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(506) 2223-1327     Published Thursday, July 9, 2009,  in Vol. 9, No. 134       E-mail us
Jo Stuart
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An analysis of the news
System in need of change to protect honest people

By the A.M. Costa Rica staff

While judicial officials worry about organized crime and drug smuggling, frauds and scams continue unabated.

Lawyers ignore ethical boundaries to appropriate the properties of clients.

Fake business people sell mythical goods to the world.

Jungle properties are offered electronically as retirement homesites.

Organized squatters invade land. Others just steal it at the Registro Nacional.

Online casinos and sportsbooks offer their services with no outside supervision.

For a country that is heavily dependent on outside investment and export sales, there are limited resources for foreigners to do their due diligence and receive some protection.

A reader Wednesday reported that prosecutors are fighting over the location for a hearing against a lawyer who misbehaved. The reader said that an ailing relative set up a corporation as an estate planning technique and included a lawyer as one of the officers. The lawyer had full legal power, so as soon as the individual died, the lawyer appropriated properties and a certificate of deposit for himself.

Prosecutors cannot make up their mind if a criminal case should be filed in Alajuela where the lawyer lives or in Guanacaste where the property is located. The legal clock is ticking away slowly.

A businessman from the Indian subcontinent  sought help this week because he had paid in excess of $100,000 by bank transfer to a man he thought was going to ship him nearly 1,800 kilos of medicinal herbs.  The herbs never arrived, and it now seems that Costa Rican who got the money never really existed. Sales documents and even a phytosanitary permit from the Ministerio de Agricultura y Gandería appear to be forgeries. The Indian businessman said he will go bankrupt.

A few years back English-speaking Costa Ricans teamed up with U.S.A. scammers to offer  low-priced computers to North Americans with telephone sales pitches. The computers never existed, and North Americans lost their money when they sent the cash in care of Western Union. Eventually U.S. prosecutors busted up this scam, but the case of the Indian businessman shows that this type of fraud continues.

Some property problems are not frauds. Some are just the results of a down economy. A number of project developers in the Central Valley and on the Pacific coasts are struggling to do right by buyers who gave them millions of dollars in advance for condos and homes that still do not exist. Some of these developers are crooks, but most have simply been blindsided by the world economic situation. That is faint compensation for those who paid large deposits and now appear mostly out of luck. The court cases are many.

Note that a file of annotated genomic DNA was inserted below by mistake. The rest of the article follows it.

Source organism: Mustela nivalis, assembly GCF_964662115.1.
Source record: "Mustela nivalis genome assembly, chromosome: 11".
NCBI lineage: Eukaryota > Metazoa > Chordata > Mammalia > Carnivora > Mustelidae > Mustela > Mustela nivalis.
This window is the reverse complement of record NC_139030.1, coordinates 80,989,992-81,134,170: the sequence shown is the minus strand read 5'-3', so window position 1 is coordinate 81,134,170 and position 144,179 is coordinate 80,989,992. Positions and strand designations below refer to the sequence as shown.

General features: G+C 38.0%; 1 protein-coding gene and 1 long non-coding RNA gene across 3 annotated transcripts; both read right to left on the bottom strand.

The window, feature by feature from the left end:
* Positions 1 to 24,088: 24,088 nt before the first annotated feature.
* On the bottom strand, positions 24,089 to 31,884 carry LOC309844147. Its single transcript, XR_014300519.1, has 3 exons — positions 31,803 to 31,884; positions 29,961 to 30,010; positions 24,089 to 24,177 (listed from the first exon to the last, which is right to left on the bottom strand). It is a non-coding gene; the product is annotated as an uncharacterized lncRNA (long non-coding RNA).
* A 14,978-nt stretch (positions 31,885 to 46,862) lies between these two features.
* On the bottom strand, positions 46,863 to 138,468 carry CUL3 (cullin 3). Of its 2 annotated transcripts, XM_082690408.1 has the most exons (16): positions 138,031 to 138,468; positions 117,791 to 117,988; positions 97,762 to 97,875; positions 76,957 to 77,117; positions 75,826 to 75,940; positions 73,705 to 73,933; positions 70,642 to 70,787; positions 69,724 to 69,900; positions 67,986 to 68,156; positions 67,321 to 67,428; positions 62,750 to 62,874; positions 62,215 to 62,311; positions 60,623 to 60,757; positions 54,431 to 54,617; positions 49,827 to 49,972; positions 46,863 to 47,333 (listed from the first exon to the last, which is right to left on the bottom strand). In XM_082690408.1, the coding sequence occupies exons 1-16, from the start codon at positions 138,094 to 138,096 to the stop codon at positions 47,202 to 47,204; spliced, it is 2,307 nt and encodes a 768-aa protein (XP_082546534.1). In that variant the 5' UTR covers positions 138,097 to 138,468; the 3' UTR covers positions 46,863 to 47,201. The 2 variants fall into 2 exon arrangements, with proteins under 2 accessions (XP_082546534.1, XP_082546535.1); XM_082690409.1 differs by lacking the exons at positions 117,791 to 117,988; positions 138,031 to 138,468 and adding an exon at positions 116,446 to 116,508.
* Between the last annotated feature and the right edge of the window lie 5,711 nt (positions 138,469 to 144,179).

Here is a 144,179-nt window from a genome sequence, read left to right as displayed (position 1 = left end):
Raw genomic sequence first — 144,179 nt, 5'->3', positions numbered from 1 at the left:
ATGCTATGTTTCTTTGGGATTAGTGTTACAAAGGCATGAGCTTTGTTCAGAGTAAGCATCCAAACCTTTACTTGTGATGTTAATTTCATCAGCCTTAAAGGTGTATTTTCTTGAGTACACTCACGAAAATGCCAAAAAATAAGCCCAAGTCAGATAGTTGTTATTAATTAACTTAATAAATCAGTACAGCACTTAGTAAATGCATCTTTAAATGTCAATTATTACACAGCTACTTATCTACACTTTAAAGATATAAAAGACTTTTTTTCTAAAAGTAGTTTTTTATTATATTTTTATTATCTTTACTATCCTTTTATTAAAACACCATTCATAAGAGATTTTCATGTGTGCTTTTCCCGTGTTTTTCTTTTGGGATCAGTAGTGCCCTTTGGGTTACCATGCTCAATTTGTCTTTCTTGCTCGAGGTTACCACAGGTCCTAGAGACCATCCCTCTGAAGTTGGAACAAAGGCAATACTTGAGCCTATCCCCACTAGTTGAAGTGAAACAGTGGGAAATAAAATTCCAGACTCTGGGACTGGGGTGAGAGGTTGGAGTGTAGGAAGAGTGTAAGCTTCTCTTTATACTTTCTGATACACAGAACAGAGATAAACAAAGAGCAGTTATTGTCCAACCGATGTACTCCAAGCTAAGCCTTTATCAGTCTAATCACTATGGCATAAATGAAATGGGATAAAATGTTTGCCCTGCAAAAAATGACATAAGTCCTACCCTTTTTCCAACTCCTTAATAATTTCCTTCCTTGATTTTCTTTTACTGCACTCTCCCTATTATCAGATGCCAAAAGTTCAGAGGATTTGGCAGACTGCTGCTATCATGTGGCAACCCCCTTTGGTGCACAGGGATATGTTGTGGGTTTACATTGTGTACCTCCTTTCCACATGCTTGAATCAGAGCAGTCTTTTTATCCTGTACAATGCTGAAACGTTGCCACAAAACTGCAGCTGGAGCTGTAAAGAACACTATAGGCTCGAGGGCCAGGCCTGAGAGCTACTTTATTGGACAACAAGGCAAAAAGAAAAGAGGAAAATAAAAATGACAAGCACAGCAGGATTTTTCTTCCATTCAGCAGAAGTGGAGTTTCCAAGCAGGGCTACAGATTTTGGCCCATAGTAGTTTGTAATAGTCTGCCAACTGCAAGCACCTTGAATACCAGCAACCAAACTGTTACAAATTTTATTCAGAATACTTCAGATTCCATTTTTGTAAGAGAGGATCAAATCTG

Then there are real frauds. Persons who sell parcels of land that cannot be divided legally are breaking the law. There is a steady market in such properties, mostly encouraged by the Internet and North Americans who are too trusting.

The continual problem of squatters and home invasions has been addressed at length in this 

newspaper. The major problem is that such cases are in the courts for a decade or more without resolution.

Those who buy land sight unseen over the Internet probably turn around and place bets at a casino Web page on which they have little information. There are some Web sites that rank online casinos, but there are many more fly-by-night casino operators who appear and vanish at the speed of light. They lure in bettors with small winnings and never pay the big hits.

What makes Costa Rica different from other countries in the cases of the above frauds is the lack of official energy in tackling the scams, particularly when foreigners are involved.

The quickest way for a lawyer to be suspended by the Colegio de Abogados, the national bar association, is to not pay dues. Otherwise the organization is very generous to its members who appear to be transgressing the law.

The lawyer who appropriated the property of the client will do no jail time even if prosecutors can figure out who should handle the case. Even if the case reaches court, a judge will say (as many have said in the past) that the lawyer had every right to sell or take any of the client's property because the client had given him a full power of attorney.

The Indian herb merchant also is out of luck. Overworked prosecutors will sit on his complaint because they will consider the case a civil dispute. They will recommend a suit in the country's glacially slow civil courts. That is if the Indian merchant can ever find the man who got the money.

The jungle properties are offered to naive North Americans at low prices. perhaps $5,000 a lot. Most of these cases will never make court because of the small amount involved. The victim will just eat the loss.

The same is true with online casinos which operate here in a gray area. With the arrival of any investigators, the operator will just fold up shop and open elsewhere under another name.